In the case of practical importance when the errors δ/ obey a normal distribution, it is possible to find an exact value of the probability with which the absolute error of the approximate equality μ ≈ *Y*̄proves to be less than *ts (t* is an arbitrary positive number). This probability, as a function of *t*, is called the Student distribution function with *n* − 1 degrees of freedom and is calculated using the formula

where the constant *C*_{n} − 1 is selected such that *I _{n−1}* (∞) =1. For larger

*n*, equation (2) can be replaced by equation (1). However, the use of equation (1) for small

*n*leads to large errors. For example,

*t*= 2.58 corresponds, according to equation (1), to a value of I = 0.99; the true values of

*t*determined for small

*n*as solutions of the corresponding equations

*I*

_{n − 1}(r) = 0.99 are presented in Table 1.

EXAMPLE. To determine the mass of some body, ten independent equally precise weighings giving results *Y _{i}* (in grams) are carried out; the results of which are given in Table 2. In the table,

*Y*is the number of cases for which the weight

_{i}*Y*is observed;

_{i}*n*= Σ

*n*= 10. Since all the weighings are equally precise, we must set

_{i}*p*=

_{i}*n*and select as the estimate for the unknown weight μ the expression ȳ= Ʃ

_{i}*n*/Ʃ

_{i}Y_{i}*n*= 18.431. For example, setting

_{i}*I*

_{9}= 0.95, we find that

*t*= 2.262, using tables of the Student distribution with nine degrees of freedom; therefore, we take the quantity

as a bound on the absolute error of the approximate equality μ *x* 18.431. Thus, 18.420 < μ < 18.442.

*Case of several unknowns (linear relations)*. Suppose the *n* measurement results Y_{1}, Y_{2}, . . . , Y_{n} are related to the *m* unknowns x_{1}, x_{2}, . . . , x_{m} (*m* < *n*) by the independent linear equations

where the *a _{ij}* are known coefficients and the δ

_{i}are independent random errors of the measurements. It is desired to estimate the unknowns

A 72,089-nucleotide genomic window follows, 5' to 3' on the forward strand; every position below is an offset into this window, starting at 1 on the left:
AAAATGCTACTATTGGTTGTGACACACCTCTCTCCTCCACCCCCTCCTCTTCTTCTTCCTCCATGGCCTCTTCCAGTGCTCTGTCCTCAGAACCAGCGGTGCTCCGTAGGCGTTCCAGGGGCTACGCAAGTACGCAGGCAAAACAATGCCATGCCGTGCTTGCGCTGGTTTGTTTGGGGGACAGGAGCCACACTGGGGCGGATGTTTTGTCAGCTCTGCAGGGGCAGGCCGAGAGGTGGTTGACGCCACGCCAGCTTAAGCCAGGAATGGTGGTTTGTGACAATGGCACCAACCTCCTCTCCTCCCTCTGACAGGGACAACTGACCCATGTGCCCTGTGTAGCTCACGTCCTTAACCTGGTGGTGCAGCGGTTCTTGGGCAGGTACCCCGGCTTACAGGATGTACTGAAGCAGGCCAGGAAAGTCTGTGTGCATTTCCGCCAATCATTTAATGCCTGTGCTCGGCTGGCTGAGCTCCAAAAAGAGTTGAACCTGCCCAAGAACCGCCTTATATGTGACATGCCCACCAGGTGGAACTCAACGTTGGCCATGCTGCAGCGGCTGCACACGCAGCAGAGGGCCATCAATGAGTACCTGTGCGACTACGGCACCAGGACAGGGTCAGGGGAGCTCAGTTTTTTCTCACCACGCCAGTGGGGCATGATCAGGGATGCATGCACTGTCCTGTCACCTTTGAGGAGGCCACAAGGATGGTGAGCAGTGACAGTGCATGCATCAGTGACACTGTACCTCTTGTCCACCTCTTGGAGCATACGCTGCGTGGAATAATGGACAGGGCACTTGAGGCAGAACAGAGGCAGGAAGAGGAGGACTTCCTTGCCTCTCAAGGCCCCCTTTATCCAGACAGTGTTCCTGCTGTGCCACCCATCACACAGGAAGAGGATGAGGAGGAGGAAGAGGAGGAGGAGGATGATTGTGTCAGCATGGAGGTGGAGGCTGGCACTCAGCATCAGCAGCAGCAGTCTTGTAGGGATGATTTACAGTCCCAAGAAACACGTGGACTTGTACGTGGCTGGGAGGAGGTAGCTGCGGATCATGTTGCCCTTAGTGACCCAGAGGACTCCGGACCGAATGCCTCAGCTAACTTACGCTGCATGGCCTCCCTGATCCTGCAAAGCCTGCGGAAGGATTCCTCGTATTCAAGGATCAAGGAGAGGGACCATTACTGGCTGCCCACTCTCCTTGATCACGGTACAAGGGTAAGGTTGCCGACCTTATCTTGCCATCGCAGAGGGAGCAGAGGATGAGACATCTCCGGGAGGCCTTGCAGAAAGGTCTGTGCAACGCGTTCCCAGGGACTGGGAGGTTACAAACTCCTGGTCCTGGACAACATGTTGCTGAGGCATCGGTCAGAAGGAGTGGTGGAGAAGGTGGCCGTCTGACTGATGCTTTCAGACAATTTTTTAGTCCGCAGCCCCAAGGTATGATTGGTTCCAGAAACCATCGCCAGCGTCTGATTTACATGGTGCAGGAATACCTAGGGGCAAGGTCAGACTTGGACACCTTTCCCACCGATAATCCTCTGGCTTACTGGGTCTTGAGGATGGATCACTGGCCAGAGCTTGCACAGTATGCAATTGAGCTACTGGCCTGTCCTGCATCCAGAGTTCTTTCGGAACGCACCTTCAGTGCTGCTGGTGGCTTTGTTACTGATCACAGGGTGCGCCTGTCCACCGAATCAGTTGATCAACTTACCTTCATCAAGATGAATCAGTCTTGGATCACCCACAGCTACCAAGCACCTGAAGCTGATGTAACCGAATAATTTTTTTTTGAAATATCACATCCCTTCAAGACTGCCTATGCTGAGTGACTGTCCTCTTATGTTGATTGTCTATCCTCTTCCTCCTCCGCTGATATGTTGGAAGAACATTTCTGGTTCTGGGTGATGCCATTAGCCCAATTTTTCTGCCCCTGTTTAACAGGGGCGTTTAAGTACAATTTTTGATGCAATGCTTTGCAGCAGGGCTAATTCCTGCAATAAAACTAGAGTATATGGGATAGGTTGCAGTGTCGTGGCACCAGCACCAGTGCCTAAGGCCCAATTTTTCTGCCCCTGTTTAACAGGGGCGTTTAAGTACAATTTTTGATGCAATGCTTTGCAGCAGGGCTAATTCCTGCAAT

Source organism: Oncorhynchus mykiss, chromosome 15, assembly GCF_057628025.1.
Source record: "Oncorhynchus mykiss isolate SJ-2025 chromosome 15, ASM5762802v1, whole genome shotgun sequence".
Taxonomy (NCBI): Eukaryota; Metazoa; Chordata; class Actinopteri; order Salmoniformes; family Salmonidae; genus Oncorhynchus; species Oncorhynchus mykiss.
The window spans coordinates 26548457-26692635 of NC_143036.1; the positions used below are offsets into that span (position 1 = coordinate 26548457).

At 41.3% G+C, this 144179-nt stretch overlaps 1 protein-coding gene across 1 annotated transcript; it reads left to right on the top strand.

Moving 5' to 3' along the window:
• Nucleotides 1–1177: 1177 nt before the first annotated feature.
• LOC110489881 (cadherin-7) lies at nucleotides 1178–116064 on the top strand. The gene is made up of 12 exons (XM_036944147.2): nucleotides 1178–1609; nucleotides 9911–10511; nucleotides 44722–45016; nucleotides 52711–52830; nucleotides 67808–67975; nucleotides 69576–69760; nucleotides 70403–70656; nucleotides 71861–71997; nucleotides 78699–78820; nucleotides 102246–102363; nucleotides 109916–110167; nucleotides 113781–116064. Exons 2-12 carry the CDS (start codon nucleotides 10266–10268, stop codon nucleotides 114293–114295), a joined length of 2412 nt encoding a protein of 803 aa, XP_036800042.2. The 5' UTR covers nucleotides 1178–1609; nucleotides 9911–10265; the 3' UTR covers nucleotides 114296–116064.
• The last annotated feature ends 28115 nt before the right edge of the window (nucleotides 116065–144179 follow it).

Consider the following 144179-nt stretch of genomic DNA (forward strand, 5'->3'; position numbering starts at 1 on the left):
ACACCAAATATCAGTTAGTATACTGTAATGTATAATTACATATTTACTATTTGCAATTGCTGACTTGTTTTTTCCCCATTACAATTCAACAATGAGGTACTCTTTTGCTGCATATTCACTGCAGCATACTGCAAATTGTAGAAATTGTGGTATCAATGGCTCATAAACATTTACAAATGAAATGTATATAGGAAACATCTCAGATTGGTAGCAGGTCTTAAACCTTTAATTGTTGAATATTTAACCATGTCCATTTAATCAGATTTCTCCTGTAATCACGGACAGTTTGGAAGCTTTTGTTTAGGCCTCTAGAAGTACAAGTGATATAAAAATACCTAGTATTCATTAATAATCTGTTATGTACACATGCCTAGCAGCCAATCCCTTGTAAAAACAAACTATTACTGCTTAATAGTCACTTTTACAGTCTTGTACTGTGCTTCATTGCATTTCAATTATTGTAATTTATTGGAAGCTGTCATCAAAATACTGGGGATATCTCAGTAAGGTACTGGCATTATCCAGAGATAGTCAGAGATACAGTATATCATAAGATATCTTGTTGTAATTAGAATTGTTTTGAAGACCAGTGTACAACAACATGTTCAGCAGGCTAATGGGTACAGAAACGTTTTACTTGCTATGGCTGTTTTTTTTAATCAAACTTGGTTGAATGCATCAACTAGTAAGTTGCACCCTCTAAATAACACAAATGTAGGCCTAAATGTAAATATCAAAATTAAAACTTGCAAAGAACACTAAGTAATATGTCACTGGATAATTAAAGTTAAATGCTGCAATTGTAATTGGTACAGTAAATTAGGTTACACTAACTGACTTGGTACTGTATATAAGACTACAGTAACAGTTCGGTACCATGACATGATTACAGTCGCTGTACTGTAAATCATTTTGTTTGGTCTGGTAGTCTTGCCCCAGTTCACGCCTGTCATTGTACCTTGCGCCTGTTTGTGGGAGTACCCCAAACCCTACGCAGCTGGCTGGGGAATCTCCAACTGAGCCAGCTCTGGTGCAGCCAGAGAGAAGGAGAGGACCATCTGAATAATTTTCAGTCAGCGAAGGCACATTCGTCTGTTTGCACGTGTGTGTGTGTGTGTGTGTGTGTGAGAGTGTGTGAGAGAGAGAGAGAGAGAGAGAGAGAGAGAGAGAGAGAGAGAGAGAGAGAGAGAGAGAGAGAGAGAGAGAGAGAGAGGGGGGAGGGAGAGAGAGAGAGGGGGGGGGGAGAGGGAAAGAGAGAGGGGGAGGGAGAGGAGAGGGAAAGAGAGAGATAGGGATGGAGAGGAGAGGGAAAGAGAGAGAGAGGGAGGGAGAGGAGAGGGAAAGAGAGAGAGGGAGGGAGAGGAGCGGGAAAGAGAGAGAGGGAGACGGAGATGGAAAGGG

*x*. (This problem may be considered as a generalization of the preceding one, in which μ =

_{j}*x*and

_{1}*m*= a

_{i1}= 1;

*i*= 1, 2.....n.)

Since Eδ_{i} = 0, the mean values of the measurement results *y _{i}*=

*EK*are related to the unknowns x

_{i}_{1},x

_{2}, . . . , x

_{m}by the linear equations (linear constraints)

Consequently, the unknown values *x _{j}* constitute a solution of the system (4), whose equations are assumed to be consistent. The precise values of the measured variables

*y*and the random errors

_{i}*δ*are usually unknown, and therefore in place of the systems (3) and (4) it is customary to write what are called conditional equations:

_{i}According to the method of least squares, we take as the estimates for the unknowns *x _{j}*. The values

*X*for which the sum of the squares of the deviations

_{j}will be a minimum (as in the preceding case, *p _{i}*—the weight of the measurement

*Y*—is inversely proportional to the dispersion of the random error δ

_{i}_{i}). As a rule, the conditional equations are not consistent—that is, for any values of

*X*, the differences

_{j}in general cannot all vanish, and in this case S = Σp_{i}Δ_{i}^{2} also cannot vanish. The method of least squares prescribes that we take as the estimates the values of *X _{j}* that minimize the sum

*S*. In the unusual cases when the conditional equations are consistent, that is, have a solution, this solution coincides with the estimates obtained by the method of least squares.

The sum of squares *S* constitutes a quadratic polynomial of the variables *X _{j}*. This polynomial attains a minimum at values

*X*

_{1},

*X*

_{2}, ....

*X*, at which all the first partial derivatives vanish:

_{m}Table 2 | ||||||
---|---|---|---|---|---|---|

Y_{i} | 18.41 | 18.42 | 18.43 | 18.44 | 18.45 | 18.46 |

n_{i} | 1 | 3 | 3 | 1 | 1 | 1 |

Therefore, it follows that the estimates *X _{j}* obtained by the method of least squares will satisfy a system of “normal” equations, which in the notation proposed by Gauss has the form

where

The estimates *X _{j}* obtained as a result of solving a system of normal equations lack systematic errors

*(EX*. The variances D

_{j}= x_{j})*X*of the

_{j}*X*are equal to

_{j}*kd*/

_{jj}*d*, where

*d*is the determinant of the system (5) and

*d*is the minor corresponding to the diagonal element

_{jj}*[pa*]. (In other words,

_{j}a_{j}*d*/

_{jj}*d*is the weight of the estimate

*X*.) If the proportionality factor

_{j}*k*(

*k*is called the variance per unit weight) is unknown, then in order to estimate

*k*, as well as the dispersion D

*Xj*, we use the formulas

(S is the minimum value of the initial sum of squares.) Under certain general assumptions it can be proved that if the number *n* of observations is sufficiently large, then the absolute error of the approximate equality *x _{i}* ≈

*X*is less than

_{j}*ts*with probability close to the value of the integral in equation (1). If the random errors of the observations δ

_{j}_{i}obey a normal distribution, then all the ratios

*(X*are distributed according to Student distribution with

_{j}—x_{j})/s_{j}*n − m*degrees of freedom. A precise bound on the absolute error of the approximate equality is carried out here using the integral of equation (2) as in the case of a single unknown. In addition, the minimum value of the sum